Spring has officially sprung. Tulips are blooming. Flip flops have emerged from their long winter’s nap. And farmer’s markets are once again bustling with fresh bounty. Though the growing season has just begun, spring has its own selection of seasonal crops that are sure to delight your palate and infuse your diet with valuable nutrients.
Eating with the seasons is one way to stay connected to the natural plant cycle and to find food that is fresh, local, and tastes best. Seasonal foods don’t have to travel as far to reach you, so they’re a better choice for the environment, not to mention for the freshness factor. Seasonal foods just feel right—your body and your taste buds just know the difference. A strawberry in January that has traveled thousands of miles to reach your plate just doesn’t taste quite right. On the other hand, there is something so natural about fresh asparagus in the spring.
If you’re craving fresh produce after a long winter of root vegetables, here are some spring foods to pick up at the market:
Asparagus: Asparagus is the star of the spring produce line-up. It is loaded with nutrients such as vitamin A, vitamin K, fiber, magnesium, selenium, and zinc. True asparagus season is very short—there is about a three-week window for harvesting it, which occurs anywhere between March and June, depending on the region. There is no comparison between fresh, local asparagus and the asparagus that is trucked in from afar throughout the winter. So get thee to the farmer’s market for some fresh asparagus this spring. You won’t be disappointed.
Dark leafy greens: Dark leafy greens such as spinach, chard, kale, and arugula are considered cold-weather crops. They are best in the spring and fall. These nutrient-dense greens are usually among the first crops to appear at farmer’s markets in the spring. They’re loaded with B vitamins, calcium, magnesium, and vitamin K. A healthy diet should include a healthy dose of fresh greens.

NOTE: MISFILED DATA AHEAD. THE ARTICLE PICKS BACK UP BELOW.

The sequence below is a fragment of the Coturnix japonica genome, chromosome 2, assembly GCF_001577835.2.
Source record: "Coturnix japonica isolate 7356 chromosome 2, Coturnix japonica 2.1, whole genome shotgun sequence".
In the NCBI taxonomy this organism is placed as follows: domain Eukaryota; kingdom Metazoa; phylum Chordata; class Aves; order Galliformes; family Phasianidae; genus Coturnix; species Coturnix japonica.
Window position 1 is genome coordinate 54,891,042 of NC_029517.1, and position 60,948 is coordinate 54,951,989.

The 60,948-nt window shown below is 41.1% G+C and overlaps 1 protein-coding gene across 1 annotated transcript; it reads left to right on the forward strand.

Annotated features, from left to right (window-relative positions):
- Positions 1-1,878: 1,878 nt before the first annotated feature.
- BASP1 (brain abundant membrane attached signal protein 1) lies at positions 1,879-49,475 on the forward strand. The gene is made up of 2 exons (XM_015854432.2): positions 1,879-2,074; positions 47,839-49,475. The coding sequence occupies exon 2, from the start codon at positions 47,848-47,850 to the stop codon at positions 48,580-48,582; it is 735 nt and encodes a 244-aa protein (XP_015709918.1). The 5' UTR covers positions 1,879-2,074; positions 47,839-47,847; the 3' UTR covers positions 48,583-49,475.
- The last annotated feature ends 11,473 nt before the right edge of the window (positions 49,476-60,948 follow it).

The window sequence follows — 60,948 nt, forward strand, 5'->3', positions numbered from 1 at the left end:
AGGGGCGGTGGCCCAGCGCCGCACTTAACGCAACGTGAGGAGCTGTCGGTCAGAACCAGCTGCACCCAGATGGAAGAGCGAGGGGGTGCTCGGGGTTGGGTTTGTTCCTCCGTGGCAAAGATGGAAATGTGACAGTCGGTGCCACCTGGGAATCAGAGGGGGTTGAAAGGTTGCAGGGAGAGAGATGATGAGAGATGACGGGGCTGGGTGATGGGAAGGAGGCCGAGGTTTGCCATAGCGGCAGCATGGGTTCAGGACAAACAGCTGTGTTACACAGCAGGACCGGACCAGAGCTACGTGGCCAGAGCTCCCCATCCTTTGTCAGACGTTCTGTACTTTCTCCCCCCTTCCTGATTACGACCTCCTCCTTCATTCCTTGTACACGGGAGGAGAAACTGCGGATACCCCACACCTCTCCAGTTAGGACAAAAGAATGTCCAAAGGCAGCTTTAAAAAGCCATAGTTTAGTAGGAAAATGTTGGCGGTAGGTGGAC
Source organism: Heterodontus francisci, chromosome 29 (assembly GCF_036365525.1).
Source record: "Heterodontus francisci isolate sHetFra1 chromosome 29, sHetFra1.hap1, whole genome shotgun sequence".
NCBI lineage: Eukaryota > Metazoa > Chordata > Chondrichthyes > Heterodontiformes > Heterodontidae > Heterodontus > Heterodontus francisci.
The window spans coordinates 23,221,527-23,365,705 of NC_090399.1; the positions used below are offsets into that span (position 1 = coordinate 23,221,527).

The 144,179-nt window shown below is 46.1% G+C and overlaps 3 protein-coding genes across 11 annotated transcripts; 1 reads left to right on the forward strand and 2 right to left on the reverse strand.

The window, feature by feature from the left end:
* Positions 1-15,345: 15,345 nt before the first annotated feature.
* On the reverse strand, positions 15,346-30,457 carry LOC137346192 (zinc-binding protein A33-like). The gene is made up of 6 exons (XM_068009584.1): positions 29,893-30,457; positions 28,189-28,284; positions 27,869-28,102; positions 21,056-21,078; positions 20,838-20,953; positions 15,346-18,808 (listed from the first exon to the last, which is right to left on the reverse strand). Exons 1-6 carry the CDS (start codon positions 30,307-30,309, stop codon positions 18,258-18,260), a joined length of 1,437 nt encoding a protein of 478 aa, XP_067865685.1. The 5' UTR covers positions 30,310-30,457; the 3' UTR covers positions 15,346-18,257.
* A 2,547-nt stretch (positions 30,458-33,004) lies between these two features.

Hormonal imbalance: how it is detected and treated
Hormonal imbalance is a condition where the body produces either too much or not enough of certain hormones.
Positive effects of a good night's sleep on one's health
Lack of sleep is annoying and might lead to a few uncomfortable situations, like counting sheep or drinking more caffeine than usual.
Rhubarb: You know it’s officially spring when the first strawberry-rhubarb pies start to appear at potlucks. The tart, red stalks are ready for harvest early in spring and are high in vitamin C and calcium. Though officially a vegetable, rhubarb is often treated as a fruit and is typically paired with sweet ingredients to offset its tart flavor. Rhubarb is sometimes referred to as “pie plant” since it is often used for pies.
Leeks: Leeks are part of the Allium family (along with garlic, onions, chives, and shallots). They look like giant green onions and have a sweet, subtle onion flavor. Like their Allium brethren, leeks can help the liver eliminate toxins and carcinogens. When they’re fresh in spring, leeks are delicious braised or in soups.
English peas: Freshly shelled peas are a far cry from their mushy, canned counterparts. English peas—also known as shell peas—have a short season in late spring and early summer. They typically peak in May. Peas are a good source of vitamin K, vitamin C, manganese, and fiber. Shell them immediately before cooking and then discard the pod.
Artichokes: Canned artichoke hearts are no substitute for the real, fresh thing. Artichokes are harvested between March and June and they’re loaded with vitamin C, folate, fiber, magnesium, and phytonutrients. Artichokes have been shown to have a positive effect on the liver. If you’ve never tried preparing fresh artichoke, spring is your opportunity to learn. Steam artichokes for about 30-40 minutes for a delectable treat.